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Agile Business Requirements - 3 basic attributes

Adrian Sita
8 Oct, 2019
2 m read

What are the three main characteristics of Agile Business Requirements?

1. Atomic (Agile Business Requirements)

This is the key attribute a requirement must-have.

Think to an atom like it is one of the smallest parts of an undivided matter. The requirement should be in its smallest indivisible form, containing the capability requested by the stakeholder - not letting a place of interpretation.

If it's the last piece that the team cannot divide it, then that is the hint for 'Atomic' attribute.

Each individual requirement within the set should relate to one and only one thing. Or, put another way, each requirement should be atomic. This is of relevance to detailed textural requirement artefacts.

For example, declarative requirement statements (“The system shall…” or “A user can…” - in terms of User Stories) or textural business rules. (source)

agile business requirements course

2. Unambiguous

Prepare for the 'just enough' information but be sure that there is "no pathway to the right or left" as I like to call it.

In this way, every team member or any stakeholder understands what the Agile Product Owner or Agile Business Analyst wants to achieve - sometimes there is only one person for both roles which is an anti-pattern.

Why is this important?

In every business environment one of the essential characteristic is transparency is at the core of being Agile.

From increasing employee retention to boosting sales, transparency can do a lot for your small business’s reputation and success.

If your business is straightforward, you may see a rise in your customer base. One study found that 94% of consumers would be loyal to a transparent brand. (Forbes)

3. Testable

The Agile Business Analyst should write tests together with qualified engineers to ensure that the system is running, having the right parameters at the right value.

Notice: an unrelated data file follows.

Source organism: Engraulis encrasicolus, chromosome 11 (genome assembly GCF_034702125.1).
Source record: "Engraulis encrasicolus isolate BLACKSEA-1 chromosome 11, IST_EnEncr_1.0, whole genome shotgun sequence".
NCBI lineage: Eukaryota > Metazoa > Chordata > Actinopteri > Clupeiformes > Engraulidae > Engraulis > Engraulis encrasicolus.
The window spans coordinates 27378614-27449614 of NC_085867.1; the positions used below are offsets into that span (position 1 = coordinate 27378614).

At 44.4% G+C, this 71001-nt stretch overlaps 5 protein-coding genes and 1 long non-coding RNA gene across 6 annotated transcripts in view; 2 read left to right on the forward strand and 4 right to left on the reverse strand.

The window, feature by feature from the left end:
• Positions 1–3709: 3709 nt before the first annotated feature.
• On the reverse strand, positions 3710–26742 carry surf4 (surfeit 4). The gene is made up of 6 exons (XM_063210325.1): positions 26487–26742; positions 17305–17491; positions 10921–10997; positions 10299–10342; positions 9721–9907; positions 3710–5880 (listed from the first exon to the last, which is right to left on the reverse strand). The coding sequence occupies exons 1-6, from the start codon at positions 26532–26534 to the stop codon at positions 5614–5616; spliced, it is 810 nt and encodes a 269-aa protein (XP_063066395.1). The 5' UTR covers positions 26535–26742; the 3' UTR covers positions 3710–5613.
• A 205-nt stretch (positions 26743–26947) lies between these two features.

In this way, everyone who comes into contact with the requirement understands its purpose and how a person who makes the system verification to achieve the set goal.

According to this article, to be testable, requirements should be precise, and unambiguous.

Some words can make a requirement untestable:

  • some adjectives: robust, safe, accurate, effective, expandable, flexible, maintainable, reliable, user-friendly, adequate
  • some adverbs and adverbial phrases: quickly, safely, in a timely manner
  • non-specific words or acronyms: etc., and/or

Bonus: Necessary. Is it really needed?

Are you as an Agile Product Owner or an Agile Business Analyst sure that your client really needs it? Is the best way to describe it like this? In the same time, is it efficient to treat it like this?

If you ask any stakeholder, every requirement will probably be “necessary”.

The best way to verify that requirements are necessary is to 'take the light' (as I like to call it) from real customers and try to understand their 'why'.... even if they say that it's necessary still can have an inexplicable 'why'.

Find the way to test the hypotheses by making the stakeholders to pay for the feature. As the payment is happening than you know for sure, that is necessary!

Some (final) thoughts

What's the downside of not having well written agile business requirements? Simple said: inefficiency, which can translate into losing time/money or even going out of business because of not achieving the settled goals.

This article is part of a bigger topic called: 

Agile Software Development

Resources related articles

Agile Test Automation

SCRUM Framework Fundamentals

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